Most Oracle experts only recommend scheduled re-analysis for highly dynamic databases, and most shops save one very-deep sample (with histograms), storing the statistic with the dbms_stats.export_schema_stats procedure. The only exceptions are highly-volatile systems (i.e. lab research systems) where a table is huge one-day and small the next.

For periodic re-analysis, many shops us the table "monitoring" option and also method_opt "auto" after they are confident that all histograms are in-place.

Saving and re-using stats

For data warehouses and database using the all_rows optimizer_mode, Oracle9i release 2 has the ability to collect the external cpu_cost and io_cost metrics. The ability to save and re-use schema statistics is important for several types of Oracle shops:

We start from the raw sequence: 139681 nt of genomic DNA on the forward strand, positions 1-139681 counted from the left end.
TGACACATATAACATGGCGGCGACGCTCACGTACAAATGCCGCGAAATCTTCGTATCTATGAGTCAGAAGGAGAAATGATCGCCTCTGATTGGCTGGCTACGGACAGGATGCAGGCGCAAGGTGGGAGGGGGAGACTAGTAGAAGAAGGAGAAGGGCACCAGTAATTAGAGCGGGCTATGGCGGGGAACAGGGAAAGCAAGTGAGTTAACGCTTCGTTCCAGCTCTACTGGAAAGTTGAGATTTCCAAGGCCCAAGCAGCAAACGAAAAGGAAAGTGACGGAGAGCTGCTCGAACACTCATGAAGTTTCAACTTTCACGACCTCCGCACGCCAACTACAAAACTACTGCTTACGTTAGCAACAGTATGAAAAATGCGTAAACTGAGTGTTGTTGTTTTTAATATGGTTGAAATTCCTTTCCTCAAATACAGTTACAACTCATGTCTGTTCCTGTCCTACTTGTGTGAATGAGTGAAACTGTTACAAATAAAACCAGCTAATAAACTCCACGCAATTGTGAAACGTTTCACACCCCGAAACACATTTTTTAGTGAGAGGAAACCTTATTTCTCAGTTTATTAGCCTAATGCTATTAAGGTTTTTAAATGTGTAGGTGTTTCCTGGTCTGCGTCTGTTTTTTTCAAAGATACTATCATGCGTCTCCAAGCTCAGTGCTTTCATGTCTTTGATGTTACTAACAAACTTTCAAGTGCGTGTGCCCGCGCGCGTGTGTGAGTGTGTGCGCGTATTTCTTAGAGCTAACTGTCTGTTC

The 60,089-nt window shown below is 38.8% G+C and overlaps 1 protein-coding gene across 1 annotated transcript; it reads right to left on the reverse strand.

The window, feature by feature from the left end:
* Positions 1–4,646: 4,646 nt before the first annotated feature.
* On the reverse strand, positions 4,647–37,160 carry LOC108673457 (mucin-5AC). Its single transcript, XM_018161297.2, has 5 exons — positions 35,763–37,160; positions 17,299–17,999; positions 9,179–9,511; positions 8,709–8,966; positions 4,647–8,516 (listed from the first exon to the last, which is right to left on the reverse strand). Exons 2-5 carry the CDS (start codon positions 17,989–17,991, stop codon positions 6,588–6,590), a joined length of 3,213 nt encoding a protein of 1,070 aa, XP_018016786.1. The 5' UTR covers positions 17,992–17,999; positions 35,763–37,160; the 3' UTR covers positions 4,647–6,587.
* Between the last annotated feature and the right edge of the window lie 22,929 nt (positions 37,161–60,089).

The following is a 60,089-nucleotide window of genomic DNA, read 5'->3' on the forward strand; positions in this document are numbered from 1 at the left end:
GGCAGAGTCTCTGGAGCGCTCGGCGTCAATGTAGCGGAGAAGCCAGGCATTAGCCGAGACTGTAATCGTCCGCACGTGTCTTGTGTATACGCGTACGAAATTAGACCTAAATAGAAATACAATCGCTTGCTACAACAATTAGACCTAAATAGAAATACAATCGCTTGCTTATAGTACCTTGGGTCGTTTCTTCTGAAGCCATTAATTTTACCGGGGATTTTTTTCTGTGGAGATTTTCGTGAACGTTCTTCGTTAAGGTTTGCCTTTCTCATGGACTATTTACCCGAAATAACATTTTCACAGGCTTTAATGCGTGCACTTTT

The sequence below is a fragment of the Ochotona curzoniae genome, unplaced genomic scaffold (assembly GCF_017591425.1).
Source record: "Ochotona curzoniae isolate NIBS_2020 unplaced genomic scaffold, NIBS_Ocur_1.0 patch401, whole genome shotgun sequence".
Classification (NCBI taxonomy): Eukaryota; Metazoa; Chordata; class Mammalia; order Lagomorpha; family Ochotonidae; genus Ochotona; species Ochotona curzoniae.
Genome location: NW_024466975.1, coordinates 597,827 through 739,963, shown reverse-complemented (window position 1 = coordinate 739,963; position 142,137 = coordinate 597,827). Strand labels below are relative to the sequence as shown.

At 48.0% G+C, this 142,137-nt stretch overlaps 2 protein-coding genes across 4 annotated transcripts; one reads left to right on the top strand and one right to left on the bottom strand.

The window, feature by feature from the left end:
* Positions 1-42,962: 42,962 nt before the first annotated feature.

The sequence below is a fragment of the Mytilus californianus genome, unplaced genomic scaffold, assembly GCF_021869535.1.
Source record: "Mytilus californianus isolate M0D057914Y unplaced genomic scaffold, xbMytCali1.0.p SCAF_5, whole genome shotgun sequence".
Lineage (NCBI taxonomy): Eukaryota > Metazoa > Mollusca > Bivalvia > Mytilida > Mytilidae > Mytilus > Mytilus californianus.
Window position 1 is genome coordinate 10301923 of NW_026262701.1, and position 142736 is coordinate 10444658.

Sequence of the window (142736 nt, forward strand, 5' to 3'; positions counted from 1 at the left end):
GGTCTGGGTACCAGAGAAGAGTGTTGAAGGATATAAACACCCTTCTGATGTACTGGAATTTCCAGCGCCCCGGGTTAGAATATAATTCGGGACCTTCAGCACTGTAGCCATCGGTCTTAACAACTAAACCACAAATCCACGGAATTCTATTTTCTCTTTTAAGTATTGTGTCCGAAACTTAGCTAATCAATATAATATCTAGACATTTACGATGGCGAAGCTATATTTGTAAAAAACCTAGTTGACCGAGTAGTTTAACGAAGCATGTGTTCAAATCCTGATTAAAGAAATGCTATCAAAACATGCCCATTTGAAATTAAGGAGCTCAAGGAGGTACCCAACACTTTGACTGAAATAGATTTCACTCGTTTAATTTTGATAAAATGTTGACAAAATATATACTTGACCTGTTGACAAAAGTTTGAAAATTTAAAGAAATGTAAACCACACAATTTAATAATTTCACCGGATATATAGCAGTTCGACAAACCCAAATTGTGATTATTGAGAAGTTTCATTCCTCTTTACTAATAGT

• Bi-Modal shops - Many shops get huge benefits from using two sets of stats, one for OLTP (daytime), and another for batch (evening jobs).
  • Test databases - Many Oracle professionals will export their production statistics into the development instances so that the test execution plans more closely resemble the production database.

Getting top-quality stats

Because Oracle schema statistics work best with external system load, I like to schedule a valid sample (using dbms_stats.auto_sample_size) during regular working hours. For example, here we refresh statistics using the "auto" option which works with the table monitoring facility to only re-analyze those Oracle tables that have experienced more than a 10% change in row content: